A week ago we said that Europe would pay dearly any policy mistake, but we did not think it would be so much so soon… The size of the potential financial package known yesterday exceeds most expectations, which is the reason of its success. In terms of the ‘theory of crisis management’ it is a well-established fact that rescue packages have to overwhelm. The probability of success is positively correlated with ‘shock and awe’. EU policymakers have applied this theory satisfactorily. Two questions remain: implementation details, and structural reforms aimed at avoiding the next crisis.

Let us deal with short-term issues first, then details, then medium-term ideas.

In the short-term we expect markets to recover, probably close to that seen a bit over a week ago. We expect country and regional differentiation trends to exacerbate.  Given that the recent announcements should stabilize markets without solving Europe’s structural issues, we continue to expect capital reallocation towards markets in the US+Asia+Latin America. Thus, we should see lower US rates, a stronger dollar versus the euro, and higher growth. We expect the euro to trend towards an exchange rate closer to 1.1 dollars per euro than to where it is today. Though the announced package aims to save the euro, it does sacrifice its short-term value (sounds paradoxical, but it is not). All this assumes the actual formal announcements follow what is known today.

Though we just learnt big picture ideas and numbers about the rescue package, it is already possible to conjecture about a few details. One such detail is the assistance mechanism to be used with countries like Spain and Portugal. Would they have to fail issuing debt before they can tap that assistance? What tenors would the EU debt be issued in? What specific rules would the EU on lending follow? How would the ECB really sterilize this? We believe these short-term details are less relevant than the structural reform agenda the EU should be embarking in. Obviously, markets will react to details, but our medium term-view will depend more on the approach to those structural issues.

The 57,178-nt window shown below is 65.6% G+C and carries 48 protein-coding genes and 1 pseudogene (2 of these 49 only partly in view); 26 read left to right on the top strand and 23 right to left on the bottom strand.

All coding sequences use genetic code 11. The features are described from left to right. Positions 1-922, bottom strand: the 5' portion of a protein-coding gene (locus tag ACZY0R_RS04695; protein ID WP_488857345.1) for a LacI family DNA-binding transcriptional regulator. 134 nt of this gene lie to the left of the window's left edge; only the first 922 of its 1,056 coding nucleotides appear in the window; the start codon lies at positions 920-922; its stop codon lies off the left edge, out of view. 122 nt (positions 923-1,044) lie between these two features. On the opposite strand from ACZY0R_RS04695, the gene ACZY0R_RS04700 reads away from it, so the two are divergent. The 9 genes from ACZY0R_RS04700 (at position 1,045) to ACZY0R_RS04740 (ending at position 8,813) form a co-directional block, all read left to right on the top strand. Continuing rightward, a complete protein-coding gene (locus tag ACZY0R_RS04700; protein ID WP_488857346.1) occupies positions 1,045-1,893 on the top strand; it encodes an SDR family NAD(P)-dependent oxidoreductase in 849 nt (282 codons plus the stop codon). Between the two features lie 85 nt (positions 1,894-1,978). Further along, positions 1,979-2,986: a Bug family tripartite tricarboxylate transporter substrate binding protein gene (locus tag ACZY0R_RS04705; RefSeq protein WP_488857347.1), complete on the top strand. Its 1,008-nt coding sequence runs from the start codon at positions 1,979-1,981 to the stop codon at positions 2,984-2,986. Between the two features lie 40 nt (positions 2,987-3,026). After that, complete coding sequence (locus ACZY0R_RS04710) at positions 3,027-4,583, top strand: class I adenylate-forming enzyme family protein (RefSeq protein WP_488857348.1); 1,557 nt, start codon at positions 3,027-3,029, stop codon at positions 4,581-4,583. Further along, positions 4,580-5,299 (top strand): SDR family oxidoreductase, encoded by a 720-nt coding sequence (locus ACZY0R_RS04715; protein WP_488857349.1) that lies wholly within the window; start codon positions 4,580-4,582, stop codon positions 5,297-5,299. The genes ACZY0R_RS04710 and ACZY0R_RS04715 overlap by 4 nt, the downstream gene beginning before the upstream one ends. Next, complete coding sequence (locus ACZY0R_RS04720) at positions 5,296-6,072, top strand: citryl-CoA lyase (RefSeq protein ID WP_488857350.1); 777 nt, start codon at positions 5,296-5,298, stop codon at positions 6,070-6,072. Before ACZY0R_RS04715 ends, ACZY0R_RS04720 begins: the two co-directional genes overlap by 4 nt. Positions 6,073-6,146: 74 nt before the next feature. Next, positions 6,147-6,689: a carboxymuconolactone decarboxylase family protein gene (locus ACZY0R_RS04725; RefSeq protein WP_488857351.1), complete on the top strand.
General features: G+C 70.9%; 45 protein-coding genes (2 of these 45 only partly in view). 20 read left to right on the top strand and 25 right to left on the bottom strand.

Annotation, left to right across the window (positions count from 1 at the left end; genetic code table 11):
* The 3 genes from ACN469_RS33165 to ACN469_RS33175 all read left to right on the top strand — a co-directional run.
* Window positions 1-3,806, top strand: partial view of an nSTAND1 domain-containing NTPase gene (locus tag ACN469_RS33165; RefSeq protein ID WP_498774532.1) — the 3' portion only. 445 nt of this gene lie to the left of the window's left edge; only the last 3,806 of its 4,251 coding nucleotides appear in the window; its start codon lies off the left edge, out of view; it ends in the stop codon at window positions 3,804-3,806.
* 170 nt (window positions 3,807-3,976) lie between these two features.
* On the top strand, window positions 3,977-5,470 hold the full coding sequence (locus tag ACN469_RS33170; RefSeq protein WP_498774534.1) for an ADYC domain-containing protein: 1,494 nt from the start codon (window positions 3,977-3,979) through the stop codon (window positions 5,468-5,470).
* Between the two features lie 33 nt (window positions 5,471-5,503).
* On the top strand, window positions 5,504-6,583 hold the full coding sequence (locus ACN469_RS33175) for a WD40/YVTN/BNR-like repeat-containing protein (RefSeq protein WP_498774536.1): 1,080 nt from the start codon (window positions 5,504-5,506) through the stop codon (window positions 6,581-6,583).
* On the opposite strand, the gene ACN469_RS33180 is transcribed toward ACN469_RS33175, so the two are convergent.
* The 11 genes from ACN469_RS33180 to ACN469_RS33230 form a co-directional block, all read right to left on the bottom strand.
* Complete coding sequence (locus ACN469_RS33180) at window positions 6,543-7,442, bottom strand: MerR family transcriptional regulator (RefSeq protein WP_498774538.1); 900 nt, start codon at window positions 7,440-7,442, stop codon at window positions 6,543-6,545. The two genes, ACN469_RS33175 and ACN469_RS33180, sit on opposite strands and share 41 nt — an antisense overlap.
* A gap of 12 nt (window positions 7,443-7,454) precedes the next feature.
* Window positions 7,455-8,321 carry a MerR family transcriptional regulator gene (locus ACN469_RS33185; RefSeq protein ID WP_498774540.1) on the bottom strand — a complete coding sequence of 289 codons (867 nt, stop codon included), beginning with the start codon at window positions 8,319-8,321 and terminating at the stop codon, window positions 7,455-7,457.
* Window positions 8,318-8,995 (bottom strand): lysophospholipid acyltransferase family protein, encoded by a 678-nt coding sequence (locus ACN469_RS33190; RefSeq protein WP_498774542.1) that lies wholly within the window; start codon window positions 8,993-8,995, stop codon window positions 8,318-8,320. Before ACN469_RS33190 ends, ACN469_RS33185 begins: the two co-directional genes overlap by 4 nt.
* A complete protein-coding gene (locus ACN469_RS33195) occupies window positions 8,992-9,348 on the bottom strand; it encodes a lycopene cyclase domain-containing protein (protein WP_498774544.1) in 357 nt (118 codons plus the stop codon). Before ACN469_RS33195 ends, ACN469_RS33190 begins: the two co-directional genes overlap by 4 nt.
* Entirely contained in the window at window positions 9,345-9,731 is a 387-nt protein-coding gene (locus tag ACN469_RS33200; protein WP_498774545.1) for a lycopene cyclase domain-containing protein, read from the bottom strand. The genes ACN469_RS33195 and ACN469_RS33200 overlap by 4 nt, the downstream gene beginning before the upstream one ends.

This rescue package (not yet officially announced) means the EU is moving towards fiscal consolidation or unification, which is what still differentiates the US economy from the EU. This package does also expand the role of the ECB. There will obviously be cross-subsidies within the EU in terms of this new debt issued by the central authority. But this is only a short-term mechanism, not a permanent fiscal scheme. The design of a new set of fiscal rules for the EU is what matters for the medium-term, whether there would be a mechanism to expel a country, other sanctions, etc. Thus the title of this commentary.

We see this rescue package as buying time for the EU to kick-start the debate on the more relevant fiscal structural reforms that should save the credibility of the euro in the medium-term. We see the size of this rescue package as buying sufficient time. The concerns about those medium-term reforms are what should push the euro down towards 1.1, despite an expected recovery in debt markets. The euro should not be seen as the barometer for the success of this rescue package, as it is designed to sacrifice its short-term value.

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